Amid an energy crisis, ice cream returns to a Lebanese village thanks to solar energy

Ice cream is back on the shelves in the village of Toula in northern Lebanon after two years of power cuts.

Solar energy has made his comeback possible.

Lebanon’s economy collapsed in 2019 after decades of corruption and mismanagement, leaving the state unable to provide electricity for more than an hour or two a day.

Last winter, the inhabitants of Tula had barely three hours of electricity supplied by a generator each day.

For many, solar power has become their only option amid a national electricity crisis.(AFP: Joseph Aid)

Solar power can now keep lights on for 17 hours, said an engineer working on the alternative energy project.

Mini-market owner Jacqueline Younes said she was waiting for the first order of ice cream to arrive.

“For two years kids have been begging for ice cream, now it’s finally time,” she said.

While many Lebanese depend on expensive generators for electricity, a growing number of homes, businesses and public institutions are turning to solar power.

They don’t do it for environmental reasons but because it’s their only option.

A solar panel is lifted onto a roof.
Solar panels have been installed as shades above vehicles in the parking lot of a shopping center in the city of Byblos. (AFP: Joseph Aid)

Solar panels dot rooftops and parking lots, powering entire villages and Beirut’s only functioning traffic lights, thanks to a local nongovernmental organization.

“Solar energy is no longer an alternative, it’s a necessity,” said engineer Elie Gereige.

“If we hadn’t put up panels, the village wouldn’t have electricity.”

Ms. Gereige is part of a team of volunteers who raised more than US$100,000 ($148,000) from expats in Tula to build a solar farm with 185 panels installed on church grounds.

They worked with the municipality to power the village generator with solar energy, reducing fuel costs while powering the entire community.

Solar panels above the parking lot.
Solar panels cover a parking lot in the city of Byblos, in northern Lebanon. (AFP: Joseph Aid)

An hour’s drive south of Tula, a branch of Spinneys supermarket is also installing signs in the parking lot and on the roof to reduce its generator bills.

Hassan Ezzeldine, who is the chairman of Gray Mackenzie Retail Lebanon, which owns the supermarket, said he believed the change would cut their energy bill in half.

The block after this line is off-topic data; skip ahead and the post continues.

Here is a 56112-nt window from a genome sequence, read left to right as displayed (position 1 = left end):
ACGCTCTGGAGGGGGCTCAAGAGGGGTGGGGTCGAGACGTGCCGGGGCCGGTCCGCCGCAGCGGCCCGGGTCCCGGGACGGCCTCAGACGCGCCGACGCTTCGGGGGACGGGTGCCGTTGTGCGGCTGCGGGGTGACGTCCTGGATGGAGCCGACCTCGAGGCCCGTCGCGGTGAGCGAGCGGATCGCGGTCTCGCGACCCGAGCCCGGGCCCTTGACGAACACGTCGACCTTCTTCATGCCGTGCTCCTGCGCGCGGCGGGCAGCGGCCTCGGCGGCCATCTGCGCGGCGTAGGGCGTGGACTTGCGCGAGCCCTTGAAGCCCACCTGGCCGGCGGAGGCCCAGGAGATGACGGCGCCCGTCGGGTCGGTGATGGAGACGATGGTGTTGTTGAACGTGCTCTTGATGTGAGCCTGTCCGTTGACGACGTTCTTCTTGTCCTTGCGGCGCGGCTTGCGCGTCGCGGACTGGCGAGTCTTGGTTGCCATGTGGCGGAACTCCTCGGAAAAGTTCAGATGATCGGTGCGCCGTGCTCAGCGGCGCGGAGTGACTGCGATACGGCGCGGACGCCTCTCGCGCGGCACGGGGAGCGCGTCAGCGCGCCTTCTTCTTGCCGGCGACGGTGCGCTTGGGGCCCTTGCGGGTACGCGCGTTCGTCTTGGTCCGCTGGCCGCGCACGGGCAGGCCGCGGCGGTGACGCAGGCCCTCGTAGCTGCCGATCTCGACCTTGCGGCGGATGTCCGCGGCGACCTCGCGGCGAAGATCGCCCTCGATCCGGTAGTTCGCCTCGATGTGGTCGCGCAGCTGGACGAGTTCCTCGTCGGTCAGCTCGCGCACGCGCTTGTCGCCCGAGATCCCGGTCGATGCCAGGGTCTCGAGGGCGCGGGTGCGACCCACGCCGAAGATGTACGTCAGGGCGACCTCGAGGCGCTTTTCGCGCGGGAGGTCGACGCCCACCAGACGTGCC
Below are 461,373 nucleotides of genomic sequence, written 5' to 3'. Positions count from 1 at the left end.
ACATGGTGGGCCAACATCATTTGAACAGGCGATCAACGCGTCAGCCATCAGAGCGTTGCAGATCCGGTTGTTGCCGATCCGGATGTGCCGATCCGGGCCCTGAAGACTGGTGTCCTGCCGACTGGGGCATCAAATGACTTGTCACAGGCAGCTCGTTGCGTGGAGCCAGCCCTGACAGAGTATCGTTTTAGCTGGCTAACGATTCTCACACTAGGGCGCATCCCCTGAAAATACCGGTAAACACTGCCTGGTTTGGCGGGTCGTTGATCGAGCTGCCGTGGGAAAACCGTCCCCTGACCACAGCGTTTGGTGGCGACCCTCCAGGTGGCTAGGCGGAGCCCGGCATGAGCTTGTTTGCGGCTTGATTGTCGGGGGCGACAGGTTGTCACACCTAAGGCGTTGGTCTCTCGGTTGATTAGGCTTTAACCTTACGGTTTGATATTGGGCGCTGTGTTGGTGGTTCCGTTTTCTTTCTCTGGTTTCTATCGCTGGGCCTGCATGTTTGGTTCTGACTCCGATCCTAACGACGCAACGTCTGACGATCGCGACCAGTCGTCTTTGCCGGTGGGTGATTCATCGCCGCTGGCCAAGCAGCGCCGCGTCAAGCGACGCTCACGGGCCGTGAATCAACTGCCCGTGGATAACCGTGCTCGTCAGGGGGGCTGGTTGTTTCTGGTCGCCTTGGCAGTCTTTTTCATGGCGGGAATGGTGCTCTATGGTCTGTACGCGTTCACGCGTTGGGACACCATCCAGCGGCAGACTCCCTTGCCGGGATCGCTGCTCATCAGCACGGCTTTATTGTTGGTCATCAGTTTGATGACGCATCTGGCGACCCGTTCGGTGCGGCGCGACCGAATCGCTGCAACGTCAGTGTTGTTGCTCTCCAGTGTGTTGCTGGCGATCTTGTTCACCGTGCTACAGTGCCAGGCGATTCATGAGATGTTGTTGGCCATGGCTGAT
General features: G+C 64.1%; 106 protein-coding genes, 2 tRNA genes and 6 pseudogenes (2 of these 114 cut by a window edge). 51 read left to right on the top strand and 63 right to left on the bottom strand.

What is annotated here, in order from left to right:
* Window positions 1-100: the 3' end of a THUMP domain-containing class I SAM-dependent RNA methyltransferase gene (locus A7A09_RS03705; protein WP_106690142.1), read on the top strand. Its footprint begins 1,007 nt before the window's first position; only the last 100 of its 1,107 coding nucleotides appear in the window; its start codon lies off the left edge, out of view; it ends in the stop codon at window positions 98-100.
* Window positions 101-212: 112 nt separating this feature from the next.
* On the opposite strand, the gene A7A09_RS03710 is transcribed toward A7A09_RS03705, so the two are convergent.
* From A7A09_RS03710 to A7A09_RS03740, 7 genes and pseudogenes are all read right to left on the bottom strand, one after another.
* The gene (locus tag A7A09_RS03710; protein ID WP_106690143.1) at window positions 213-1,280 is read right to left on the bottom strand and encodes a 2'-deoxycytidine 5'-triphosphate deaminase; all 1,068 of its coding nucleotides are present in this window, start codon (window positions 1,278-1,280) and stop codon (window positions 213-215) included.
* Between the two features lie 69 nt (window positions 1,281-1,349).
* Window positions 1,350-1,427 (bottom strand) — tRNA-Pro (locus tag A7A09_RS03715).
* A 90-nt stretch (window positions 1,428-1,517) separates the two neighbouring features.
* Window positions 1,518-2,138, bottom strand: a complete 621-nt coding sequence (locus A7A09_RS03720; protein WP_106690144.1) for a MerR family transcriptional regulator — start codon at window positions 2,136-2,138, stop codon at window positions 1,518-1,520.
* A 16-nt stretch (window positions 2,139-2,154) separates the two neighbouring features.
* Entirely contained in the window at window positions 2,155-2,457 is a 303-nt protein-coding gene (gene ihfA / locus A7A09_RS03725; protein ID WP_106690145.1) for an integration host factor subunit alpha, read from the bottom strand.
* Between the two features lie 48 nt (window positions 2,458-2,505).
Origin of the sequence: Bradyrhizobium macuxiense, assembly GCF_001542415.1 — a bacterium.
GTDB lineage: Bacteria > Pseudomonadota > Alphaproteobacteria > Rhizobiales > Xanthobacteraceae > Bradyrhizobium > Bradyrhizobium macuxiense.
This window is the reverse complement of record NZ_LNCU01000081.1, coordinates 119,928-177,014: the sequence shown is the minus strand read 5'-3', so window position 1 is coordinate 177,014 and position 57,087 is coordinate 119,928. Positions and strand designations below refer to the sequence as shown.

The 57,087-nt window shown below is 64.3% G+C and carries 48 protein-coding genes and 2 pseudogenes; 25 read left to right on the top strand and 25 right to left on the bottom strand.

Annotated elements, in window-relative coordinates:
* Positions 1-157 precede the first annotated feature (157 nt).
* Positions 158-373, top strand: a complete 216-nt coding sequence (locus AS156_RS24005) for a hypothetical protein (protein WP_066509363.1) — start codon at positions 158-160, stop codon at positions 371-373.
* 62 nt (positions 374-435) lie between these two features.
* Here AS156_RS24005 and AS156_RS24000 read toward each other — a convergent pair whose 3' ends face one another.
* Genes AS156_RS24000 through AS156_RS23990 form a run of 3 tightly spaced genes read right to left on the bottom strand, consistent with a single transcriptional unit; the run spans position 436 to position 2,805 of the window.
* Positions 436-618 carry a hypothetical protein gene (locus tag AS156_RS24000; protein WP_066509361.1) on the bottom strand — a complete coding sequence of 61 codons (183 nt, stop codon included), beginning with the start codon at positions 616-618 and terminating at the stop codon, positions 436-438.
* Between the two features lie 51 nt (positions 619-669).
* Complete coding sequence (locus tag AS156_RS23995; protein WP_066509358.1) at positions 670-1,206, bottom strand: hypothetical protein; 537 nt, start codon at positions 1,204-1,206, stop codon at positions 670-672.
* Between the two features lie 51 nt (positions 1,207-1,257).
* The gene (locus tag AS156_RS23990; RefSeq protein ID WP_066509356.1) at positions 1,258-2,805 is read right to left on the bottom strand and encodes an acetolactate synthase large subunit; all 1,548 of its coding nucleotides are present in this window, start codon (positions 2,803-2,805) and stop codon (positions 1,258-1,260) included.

He said the company spends between $800,000 and $1.4 million a month on electricity for its supermarket chain to power 24-hour diesel generators.

Rows of solar panels with buildings in the background.
Solar power now keeps lights on for 17 hours in northern Lebanon. (AFP: Joseph Aid)

“The cost of generators today is dramatic,” Mr. Ezzeldine said.

“It is a disaster.”

“We thought…this is something we had to do, and we had to do it immediately.”

A woman stands inside a roof with her arm raised, gesturing towards solar panels.
Zeina Sayegh has solar panels on top of her apartment building in Lebanon’s capital Beirut, which were installed after electricity from a generator became inaccessible.(AFP: Joseph Aid)

Residents are also turning to solar to reduce generator bills, installing panels and batteries on balconies and rooftops.

Zeina Sayegh installed solar power for around $6,000 in her Beirut apartment last summer, when the state lifted most gasoline subsidies.

She was the only one in the building with signs.

This year, nine neighbors joined her, covering the roof with metal bars connecting dozens of panels.

An aerial photo of solar panels on the edge of a village surrounded by trees and buildings.
For the first time in two years, residents of Tula, in northern Lebanon, can enjoy ice cream on summer days thanks to solar energy. (AFP: Dylan Collins)

It has gone completely solar, limiting electricity consumption at night and has non-stop electricity in the summer, which is a rare luxury.

“I’m more comfortable this way. I feel like I’m controlling the electricity and not the other way around,” she said.

In a country where poverty is endemic and where bank depositors with savings are stuck in their accounts, installing solar energy is expensive.

Many Lebanese have resorted to selling a car, jewelry or land to afford to switch to solar.

However, Free Energy’s Antoine Skayem said the demand had opened the door “for anyone to start selling solar systems”.

He said demand from cash-strapped municipalities had soared, but they were vulnerable to political interference and patronage.


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